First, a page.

War on men and children
To the Editor:
Disability Rights Vermont and Vermont Legal Aid are suing Adult Protective Services for not protecting vulnerable adults. In recent months there has been little coverage of the lawsuit. The coverage I have read fails to shed understanding on the critical issue of who the abusers and victims are. I think it's about time we start getting educated about who APS should be investigating.
While research shows that more than half of abuse of people with disabilities is abuse by family and peers with disabilities, the other half is something you don't hear a peep about and may be at the heart of why so many reports go uninvestigated and why Vermont Human Services under-funds APS.
Disability professionals (i.e., paid or unpaid caregivers, doctors, and nurses) are generally believed responsible for the other half of abuse against people with disabilities. In addition, approximately 67 percent of perpetrators who abused individuals with severe cognitive disabilities accessed them through their work in disability services. (Sobsey, D. and T. Doe. 1991. "Patterns of sexual abuse and assault." Journal of Sexuality and Disability, 9(3): 243259.)
Since it is Vermont Human Services that oversees agencies providing services, substantiating abuse by caregivers creates an obvious conflict. They would make themselves look bad.
In an Evaluation of Vermont APS by NASUAD which can be found at http://dail.vermont.gov/dail-publications/special-reports-documents/vt-aps-nasuad-study-2012, page 17, you'll see that while other APS substantiates between 46percent and 58 percent of reports, Vermont APS only substantiates 11 percent of reports of abuse. In 2010, only 2 percent of cases were substantiated; over the last decade, the substantiation rate has been closer to 10 percent. The national average is 42 percent.
About 70 percent of the 3,000 to 4,000 complaints filed each year are reported by professionals -- caregivers, medical personnel, social workers and law enforcement officials. "If trained professionals are making these reports, you'd expect more than a single digit to be substantiated," Ken Gordon, head of the AAAGordon said. (VT Digger Aug. 2011)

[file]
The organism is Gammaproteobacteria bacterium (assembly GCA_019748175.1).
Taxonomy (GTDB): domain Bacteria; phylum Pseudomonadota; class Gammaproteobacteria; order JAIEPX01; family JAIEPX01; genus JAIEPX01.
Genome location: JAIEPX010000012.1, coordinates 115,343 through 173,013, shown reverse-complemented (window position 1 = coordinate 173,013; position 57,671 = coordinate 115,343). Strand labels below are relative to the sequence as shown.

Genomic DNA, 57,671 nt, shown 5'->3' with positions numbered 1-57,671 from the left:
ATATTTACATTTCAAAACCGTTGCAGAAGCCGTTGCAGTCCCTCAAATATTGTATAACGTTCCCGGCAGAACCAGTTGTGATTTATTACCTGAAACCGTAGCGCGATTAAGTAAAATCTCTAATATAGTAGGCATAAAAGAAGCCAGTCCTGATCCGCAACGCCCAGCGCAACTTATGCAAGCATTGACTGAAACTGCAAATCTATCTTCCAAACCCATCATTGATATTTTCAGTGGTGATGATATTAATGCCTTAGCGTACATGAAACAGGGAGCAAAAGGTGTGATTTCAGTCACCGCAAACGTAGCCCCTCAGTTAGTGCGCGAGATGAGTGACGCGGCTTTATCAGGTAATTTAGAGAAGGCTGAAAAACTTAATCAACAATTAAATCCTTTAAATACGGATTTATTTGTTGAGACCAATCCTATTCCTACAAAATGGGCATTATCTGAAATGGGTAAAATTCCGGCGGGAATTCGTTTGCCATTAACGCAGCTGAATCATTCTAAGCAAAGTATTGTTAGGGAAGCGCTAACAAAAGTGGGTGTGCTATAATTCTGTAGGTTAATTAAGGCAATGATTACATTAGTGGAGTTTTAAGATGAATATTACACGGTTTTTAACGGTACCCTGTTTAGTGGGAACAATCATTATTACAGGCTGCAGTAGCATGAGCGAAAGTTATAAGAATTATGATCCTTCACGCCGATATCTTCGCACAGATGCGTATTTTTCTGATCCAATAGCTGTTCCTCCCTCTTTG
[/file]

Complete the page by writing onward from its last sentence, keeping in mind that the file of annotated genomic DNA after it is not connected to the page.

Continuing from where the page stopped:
An unsigned summary on the DAIL website interprets this evaluation as supporting Vermont APS practices. It seems APS is more concerned about defending bad practices than protecting people. APS did take the opportunity to spend money on a new "data system that will allow for data-driven decision-making". http://dail.vermont.gov/dail-publications/special-reports-documents/aps-update-february-2012
I am a mother of a person with a disability and I can tell you that the standard of treatment isn't set by data. I've reported abuse after abuse to APS, serious reports. If they do follow up, it's only after I make repeated calls on my son's behalf. You have to be dogged about it, people are rude and act like you're really bothering them when you call. I even had one woman impatiently say to me, "I've had a really hard day." If I were a disabled person trying to report being abused, I would have been devastated.
There are a lot of myths out there about who is abused as well as who the abusers are. We are led to believe that men are primarily the abusers. We are bombarded with reports of men victimizing women and children but when you look at the statistics you find:
As many as 1 in 5 males will be sexually abused before the age of 18. One in five adult rape victims are male. (Federal Bureau of Investigation in the US, or FBI)
1 in 6 boys will be sexually abused before their 16th birthday. (US Department of Justice)
In one study of 30 male victims of sexual abuse, the average age at the first time of abuse was 8 years, 4 months. (Dorais, 2002)
Women are responsible for one-third of the sexual abuse of boys, according to the 2 December 1998 CE Journal of the American Medical Association.
80% of men who have experienced sexual abuse have been abused by a female, most often their mother.
Rape is defined on a state-by-state basis. In some states, the rape of men is not defined by law under the same terminology or degree of offense as the rape of women. Some states do not even recognize oral or anal penetration as being rape. (Claudia Rodas, California State University)
The term "War on Women" is becoming popular in the media. Well I don't feel it and I'm a woman. What I do feel is the War on Men and Children.